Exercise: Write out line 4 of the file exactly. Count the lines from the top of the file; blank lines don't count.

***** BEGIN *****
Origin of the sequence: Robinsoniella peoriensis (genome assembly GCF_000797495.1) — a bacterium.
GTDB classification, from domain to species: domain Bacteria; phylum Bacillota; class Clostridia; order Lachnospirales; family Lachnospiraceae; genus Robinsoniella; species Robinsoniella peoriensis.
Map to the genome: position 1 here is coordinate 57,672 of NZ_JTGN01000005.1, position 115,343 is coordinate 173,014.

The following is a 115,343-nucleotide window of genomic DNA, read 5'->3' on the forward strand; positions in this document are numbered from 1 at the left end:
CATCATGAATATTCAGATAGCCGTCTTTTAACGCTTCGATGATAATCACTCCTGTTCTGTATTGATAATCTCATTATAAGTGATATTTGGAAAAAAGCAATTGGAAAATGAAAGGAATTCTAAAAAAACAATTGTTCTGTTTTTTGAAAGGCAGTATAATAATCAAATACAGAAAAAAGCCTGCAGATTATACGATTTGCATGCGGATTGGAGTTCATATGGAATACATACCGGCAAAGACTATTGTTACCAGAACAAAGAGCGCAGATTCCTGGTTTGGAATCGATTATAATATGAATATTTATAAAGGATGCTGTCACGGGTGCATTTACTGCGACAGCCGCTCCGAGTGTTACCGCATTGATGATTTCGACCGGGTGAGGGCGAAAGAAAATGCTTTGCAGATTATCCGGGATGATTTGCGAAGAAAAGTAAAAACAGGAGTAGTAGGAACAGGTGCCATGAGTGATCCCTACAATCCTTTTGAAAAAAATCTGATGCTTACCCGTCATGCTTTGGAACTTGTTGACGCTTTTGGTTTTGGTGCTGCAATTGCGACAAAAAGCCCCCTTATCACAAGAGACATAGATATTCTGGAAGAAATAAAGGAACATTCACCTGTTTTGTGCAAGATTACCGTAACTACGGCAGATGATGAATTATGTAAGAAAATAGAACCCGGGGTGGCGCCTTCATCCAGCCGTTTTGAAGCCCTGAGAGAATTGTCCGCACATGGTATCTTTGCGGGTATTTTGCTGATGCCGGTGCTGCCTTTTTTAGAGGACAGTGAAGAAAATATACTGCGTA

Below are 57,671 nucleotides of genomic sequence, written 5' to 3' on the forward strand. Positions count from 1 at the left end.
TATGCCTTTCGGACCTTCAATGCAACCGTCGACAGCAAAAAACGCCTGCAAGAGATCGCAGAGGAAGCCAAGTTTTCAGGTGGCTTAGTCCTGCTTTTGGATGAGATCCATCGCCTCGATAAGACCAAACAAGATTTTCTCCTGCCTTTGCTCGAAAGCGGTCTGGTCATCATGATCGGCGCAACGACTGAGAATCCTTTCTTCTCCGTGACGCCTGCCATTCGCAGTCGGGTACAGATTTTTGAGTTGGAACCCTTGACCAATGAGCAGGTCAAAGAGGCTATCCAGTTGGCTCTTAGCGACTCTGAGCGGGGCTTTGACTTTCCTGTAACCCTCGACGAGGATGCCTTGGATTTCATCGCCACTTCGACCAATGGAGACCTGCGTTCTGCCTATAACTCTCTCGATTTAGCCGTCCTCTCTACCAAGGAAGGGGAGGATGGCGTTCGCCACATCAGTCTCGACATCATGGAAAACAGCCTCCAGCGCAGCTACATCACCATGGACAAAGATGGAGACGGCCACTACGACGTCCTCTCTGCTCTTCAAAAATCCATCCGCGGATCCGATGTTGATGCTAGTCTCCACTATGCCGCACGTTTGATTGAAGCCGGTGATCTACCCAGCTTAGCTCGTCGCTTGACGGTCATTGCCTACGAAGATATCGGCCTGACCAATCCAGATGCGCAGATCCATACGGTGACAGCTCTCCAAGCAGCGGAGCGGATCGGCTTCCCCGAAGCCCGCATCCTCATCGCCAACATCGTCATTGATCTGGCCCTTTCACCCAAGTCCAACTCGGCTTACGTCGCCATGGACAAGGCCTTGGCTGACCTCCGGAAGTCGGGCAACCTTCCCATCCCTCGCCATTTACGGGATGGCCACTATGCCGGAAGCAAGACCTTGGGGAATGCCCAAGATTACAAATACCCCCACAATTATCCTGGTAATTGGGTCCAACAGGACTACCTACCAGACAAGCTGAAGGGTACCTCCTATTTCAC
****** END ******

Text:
The following is a 115,343-nucleotide window of genomic DNA, read 5'->3' on the forward strand; positions in this document are numbered from 1 at the left end: